Feng X.D.,Shanghai Eastern Hospital |
Wang X.N.,Shanxi Cardiovascular Hospital |
Yuan X.H.,Changzhi Peace Hospital |
Wang W.,Scripps Memorial Hospital
Journal of Thoracic and Cardiovascular Surgery | Year: 2014
Objective Postoperative atrial fibrillation (POAF) is the most frequent complication arising after cardiac surgery, occurring in 30% of cases. Amiodarone is the most effective drug for prophylaxis and treatment. However, because of significant extracardiac side effects, only high-risk patients are eligible for prophylactic amiodarone therapy. We performed a randomized prospective study of 100 patients undergoing cardiac surgery with epicardial application of amiodarone-releasing hydrogel to determine the effectiveness of preventing POAF. Methods After institutional review board approval, 100 patients, from January 2012 to July 2013, who had undergone cardiac surgery, were randomized to 2 equal groups. The study group received poly-based hydrogel with amiodarone sprayed diffusely over the epicardium. The control group underwent the procedure without the spray. Continuous telemetry monitored for POAF, and amiodarone levels in the atria, plasma, and tissue were measured postoperatively. Daily electrocardiographic parameters were measured until postoperative day 14. Results The incidence of POAF was significantly less in the study group, with 4 of 50 patients (8%) incurring atrial fibrillation compared with 13 of 50 patients (26%) in the control group (P <.01). The mean amiodarone concentrations in the atria (12.06 ± 3.1) were significantly greater than those in the extracardiac tissues (1.32 ± 0.9; P <.01). The plasma amiodarone levels remained below the detection limit (<8 μg/mL) during the 14 days of follow-up. Bradycardia was observed less in the study group (76 ± 29) than in the control group (93 ± 18; P <.01). Conclusions Epicardial application of amiodarone-releasing adhesive hydrogel is a less invasive, well-tolerated, quick, and effective therapeutic option for preventing POAF at minimal risk of extracardiac adverse side effects. © 2014 by The American Association for Thoracic Surgery.
Schreiber D.,Stanford University |
Sattar A.,Stanford University |
Drigalla D.,Texas A&M University |
Higgins S.,Scripps Memorial Hospital
Western Journal of Emergency Medicine | Year: 2014
Introduction: Many emergency department (ED) patients have symptoms that may be attributed to arrhythmias, necessitating outpatient ambulatory cardiac monitoring. Consensus is lacking on the optimal duration of monitoring. We describe the use of a novel device applied at ED discharge that provides continuous prolonged cardiac monitoring. Methods: We enrolled discharged adult ED patients with symptoms of possible cardiac arrhythmia. A novel, single use continuous recording patch (Zio®Patch) was applied at ED discharge. Patients wore the device for up to 14 days or until they had symptoms to trigger an event. They then returned the device by mail for interpretation. Significant arrhythmias are defined as: ventricular tachycardia (VT) ≥4 beats, supraventricular tachycardia (SVT) ≥4 beats, atrial fibrillation, ≥3 second pause, 2nd degree Mobitz II, 3rd degree AV Block, or symptomatic bradycardia. Results: There were 174 patients were enrolled and all mailed back their devices. The average age was 52.2 (± 21.0) years, and 55% were female. The most common indications for device placement were palpitations 44.8%, syncope 24.1% and dizziness 6.3%. Eighty-three patients (47.7%) had ≥1 arrhythmias and 17 (9.8%) were symptomatic at the time of their arrhythmia. Median time to first arrhythmia was 1.0 days (IQR 0.2-2.8) and median time to first symptomatic arrhythmia was 1.5 days (IQR 0.4-6.7). 93 (53.4%) of symptomatic patients did not have any arrhythmia during their triggered events. The overall diagnostic yield was 63.2%. Conclusion: The Zio®Patch cardiac monitoring device can efficiently characterize symptomatic patients without significant arrhythmia and has a higher diagnostic yield for arrhythmias than traditional 24-48 hour Holter monitoring. It allows for longer term monitoring up to 14 days. Copyright 2014 by the article author(s).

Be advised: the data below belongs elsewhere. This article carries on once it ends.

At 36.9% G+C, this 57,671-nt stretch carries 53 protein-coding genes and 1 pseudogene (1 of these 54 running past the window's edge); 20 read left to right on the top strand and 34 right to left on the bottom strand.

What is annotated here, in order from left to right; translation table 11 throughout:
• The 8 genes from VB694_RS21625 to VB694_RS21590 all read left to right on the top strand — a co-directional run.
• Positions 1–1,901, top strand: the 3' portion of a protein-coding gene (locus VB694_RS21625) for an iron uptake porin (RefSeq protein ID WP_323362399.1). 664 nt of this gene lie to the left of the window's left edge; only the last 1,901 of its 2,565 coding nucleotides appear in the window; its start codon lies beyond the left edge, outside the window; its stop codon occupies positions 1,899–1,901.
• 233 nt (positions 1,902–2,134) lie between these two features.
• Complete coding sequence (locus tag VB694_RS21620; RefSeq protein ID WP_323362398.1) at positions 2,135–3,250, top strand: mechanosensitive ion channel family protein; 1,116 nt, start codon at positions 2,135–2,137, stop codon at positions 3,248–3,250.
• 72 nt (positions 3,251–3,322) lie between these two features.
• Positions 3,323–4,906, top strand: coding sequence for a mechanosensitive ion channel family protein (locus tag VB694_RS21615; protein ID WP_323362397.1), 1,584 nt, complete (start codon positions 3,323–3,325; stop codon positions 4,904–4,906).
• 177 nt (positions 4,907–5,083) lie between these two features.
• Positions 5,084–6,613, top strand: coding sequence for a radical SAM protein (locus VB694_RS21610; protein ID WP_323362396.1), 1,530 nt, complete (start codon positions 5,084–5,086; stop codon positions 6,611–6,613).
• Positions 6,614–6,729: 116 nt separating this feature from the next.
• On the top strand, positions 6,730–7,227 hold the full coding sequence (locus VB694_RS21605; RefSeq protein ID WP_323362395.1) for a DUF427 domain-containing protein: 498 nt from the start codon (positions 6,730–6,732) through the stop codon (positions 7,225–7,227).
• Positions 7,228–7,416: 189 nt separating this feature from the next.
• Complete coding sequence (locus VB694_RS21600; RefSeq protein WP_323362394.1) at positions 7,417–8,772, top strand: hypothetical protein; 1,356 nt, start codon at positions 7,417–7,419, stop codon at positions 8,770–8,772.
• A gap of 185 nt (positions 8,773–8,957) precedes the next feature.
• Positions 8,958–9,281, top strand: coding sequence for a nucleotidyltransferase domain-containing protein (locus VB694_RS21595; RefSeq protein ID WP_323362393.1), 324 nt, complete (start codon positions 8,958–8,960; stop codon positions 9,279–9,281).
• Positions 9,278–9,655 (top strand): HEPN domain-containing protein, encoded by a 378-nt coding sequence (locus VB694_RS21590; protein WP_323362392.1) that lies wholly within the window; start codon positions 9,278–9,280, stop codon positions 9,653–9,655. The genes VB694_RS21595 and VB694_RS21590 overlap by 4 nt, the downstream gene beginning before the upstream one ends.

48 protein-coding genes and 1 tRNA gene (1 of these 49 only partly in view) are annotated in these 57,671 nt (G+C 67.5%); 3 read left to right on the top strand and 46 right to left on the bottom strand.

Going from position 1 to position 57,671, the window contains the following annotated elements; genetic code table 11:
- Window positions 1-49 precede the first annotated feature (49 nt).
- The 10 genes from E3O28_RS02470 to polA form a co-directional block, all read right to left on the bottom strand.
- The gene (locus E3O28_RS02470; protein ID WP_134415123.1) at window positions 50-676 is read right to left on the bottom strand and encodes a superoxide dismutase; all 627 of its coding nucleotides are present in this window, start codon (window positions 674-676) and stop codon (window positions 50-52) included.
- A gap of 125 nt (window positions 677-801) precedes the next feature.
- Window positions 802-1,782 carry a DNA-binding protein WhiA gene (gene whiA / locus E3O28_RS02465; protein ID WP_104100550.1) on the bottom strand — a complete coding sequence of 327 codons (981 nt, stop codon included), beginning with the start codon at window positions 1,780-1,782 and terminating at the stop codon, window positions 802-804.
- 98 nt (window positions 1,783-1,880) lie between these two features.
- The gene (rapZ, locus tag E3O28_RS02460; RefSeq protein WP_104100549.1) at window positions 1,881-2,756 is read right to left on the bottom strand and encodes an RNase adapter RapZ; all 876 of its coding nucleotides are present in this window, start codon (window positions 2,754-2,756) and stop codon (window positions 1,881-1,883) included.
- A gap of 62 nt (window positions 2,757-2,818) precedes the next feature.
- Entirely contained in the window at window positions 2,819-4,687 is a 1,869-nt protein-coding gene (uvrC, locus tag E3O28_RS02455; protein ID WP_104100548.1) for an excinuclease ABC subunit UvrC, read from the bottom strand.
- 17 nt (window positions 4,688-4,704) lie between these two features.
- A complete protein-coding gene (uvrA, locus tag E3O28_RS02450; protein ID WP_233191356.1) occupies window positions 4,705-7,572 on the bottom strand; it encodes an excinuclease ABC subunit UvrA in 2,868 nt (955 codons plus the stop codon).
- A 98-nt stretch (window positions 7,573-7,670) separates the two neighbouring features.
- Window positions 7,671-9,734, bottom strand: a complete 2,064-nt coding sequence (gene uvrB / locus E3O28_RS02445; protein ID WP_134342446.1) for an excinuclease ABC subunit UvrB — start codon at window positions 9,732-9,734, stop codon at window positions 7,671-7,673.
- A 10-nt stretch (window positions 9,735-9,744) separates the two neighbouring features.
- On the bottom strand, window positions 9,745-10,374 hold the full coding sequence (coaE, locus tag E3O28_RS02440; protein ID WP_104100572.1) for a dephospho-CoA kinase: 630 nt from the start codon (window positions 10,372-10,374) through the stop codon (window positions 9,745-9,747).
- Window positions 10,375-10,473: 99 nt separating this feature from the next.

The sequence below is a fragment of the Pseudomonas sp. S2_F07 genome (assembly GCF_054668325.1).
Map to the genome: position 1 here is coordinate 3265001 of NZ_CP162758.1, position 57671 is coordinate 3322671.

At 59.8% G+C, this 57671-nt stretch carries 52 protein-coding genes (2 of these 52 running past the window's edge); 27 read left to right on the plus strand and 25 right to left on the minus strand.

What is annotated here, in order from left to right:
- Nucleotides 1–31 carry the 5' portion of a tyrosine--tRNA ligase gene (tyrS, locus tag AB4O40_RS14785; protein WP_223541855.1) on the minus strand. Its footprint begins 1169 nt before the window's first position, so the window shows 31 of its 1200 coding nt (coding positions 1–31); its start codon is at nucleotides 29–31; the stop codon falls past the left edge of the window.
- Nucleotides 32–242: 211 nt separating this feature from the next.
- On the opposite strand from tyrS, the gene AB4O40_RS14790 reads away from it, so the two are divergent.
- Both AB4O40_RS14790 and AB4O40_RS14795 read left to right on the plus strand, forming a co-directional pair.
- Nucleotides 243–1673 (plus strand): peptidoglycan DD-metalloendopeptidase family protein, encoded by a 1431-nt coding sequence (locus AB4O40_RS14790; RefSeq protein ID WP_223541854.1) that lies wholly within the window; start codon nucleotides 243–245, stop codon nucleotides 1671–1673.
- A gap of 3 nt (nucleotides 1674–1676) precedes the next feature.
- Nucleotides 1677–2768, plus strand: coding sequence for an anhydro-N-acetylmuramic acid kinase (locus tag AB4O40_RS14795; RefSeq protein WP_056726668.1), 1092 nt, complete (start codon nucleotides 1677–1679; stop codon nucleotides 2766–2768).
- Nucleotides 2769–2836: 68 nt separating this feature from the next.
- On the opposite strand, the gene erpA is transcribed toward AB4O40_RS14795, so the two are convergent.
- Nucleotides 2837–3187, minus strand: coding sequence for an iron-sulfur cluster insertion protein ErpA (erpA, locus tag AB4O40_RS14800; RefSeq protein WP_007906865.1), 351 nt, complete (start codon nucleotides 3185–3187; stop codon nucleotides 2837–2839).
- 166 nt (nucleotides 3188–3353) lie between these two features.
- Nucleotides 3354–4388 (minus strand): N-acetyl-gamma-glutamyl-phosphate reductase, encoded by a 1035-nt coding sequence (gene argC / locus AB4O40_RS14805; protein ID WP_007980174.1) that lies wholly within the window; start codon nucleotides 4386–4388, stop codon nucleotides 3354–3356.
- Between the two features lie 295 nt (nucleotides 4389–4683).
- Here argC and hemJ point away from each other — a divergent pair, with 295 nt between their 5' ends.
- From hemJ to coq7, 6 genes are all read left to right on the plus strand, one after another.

Higgins S.L.,Scripps Memorial Hospital
Future Cardiology | Year: 2013